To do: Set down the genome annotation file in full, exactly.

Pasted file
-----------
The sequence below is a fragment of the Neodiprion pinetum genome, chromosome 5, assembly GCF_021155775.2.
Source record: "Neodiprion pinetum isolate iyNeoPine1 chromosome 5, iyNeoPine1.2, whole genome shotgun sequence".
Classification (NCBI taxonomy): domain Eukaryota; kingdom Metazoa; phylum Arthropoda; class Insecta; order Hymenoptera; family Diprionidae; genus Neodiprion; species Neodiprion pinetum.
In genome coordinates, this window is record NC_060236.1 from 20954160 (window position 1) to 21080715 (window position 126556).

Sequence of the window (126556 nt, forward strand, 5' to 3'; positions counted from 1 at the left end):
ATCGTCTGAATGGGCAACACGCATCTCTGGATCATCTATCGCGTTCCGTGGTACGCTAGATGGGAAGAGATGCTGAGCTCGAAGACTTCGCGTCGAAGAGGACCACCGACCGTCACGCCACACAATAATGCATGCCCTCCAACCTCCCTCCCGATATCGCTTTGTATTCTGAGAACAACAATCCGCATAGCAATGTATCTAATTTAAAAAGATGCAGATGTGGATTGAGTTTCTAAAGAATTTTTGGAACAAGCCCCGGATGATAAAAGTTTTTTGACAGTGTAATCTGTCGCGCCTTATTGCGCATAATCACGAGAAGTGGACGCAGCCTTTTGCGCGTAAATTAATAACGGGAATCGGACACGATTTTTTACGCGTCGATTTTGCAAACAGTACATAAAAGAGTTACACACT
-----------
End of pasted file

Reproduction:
The sequence below is a fragment of the Neodiprion pinetum genome, chromosome 5, assembly GCF_021155775.2.
Source record: "Neodiprion pinetum isolate iyNeoPine1 chromosome 5, iyNeoPine1.2, whole genome shotgun sequence".
Classification (NCBI taxonomy): domain Eukaryota; kingdom Metazoa; phylum Arthropoda; class Insecta; order Hymenoptera; family Diprionidae; genus Neodiprion; species Neodiprion pinetum.
In genome coordinates, this window is record NC_060236.1 from 20954160 (window position 1) to 21080715 (window position 126556).

Sequence of the window (126556 nt, forward strand, 5' to 3'; positions counted from 1 at the left end):
ATCGTCTGAATGGGCAACACGCATCTCTGGATCATCTATCGCGTTCCGTGGTACGCTAGATGGGAAGAGATGCTGAGCTCGAAGACTTCGCGTCGAAGAGGACCACCGACCGTCACGCCACACAATAATGCATGCCCTCCAACCTCCCTCCCGATATCGCTTTGTATTCTGAGAACAACAATCCGCATAGCAATGTATCTAATTTAAAAAGATGCAGATGTGGATTGAGTTTCTAAAGAATTTTTGGAACAAGCCCCGGATGATAAAAGTTTTTTGACAGTGTAATCTGTCGCGCCTTATTGCGCATAATCACGAGAAGTGGACGCAGCCTTTTGCGCGTAAATTAATAACGGGAATCGGACACGATTTTTTACGCGTCGATTTTGCAAACAGTACATAAAAGAGTTACACACT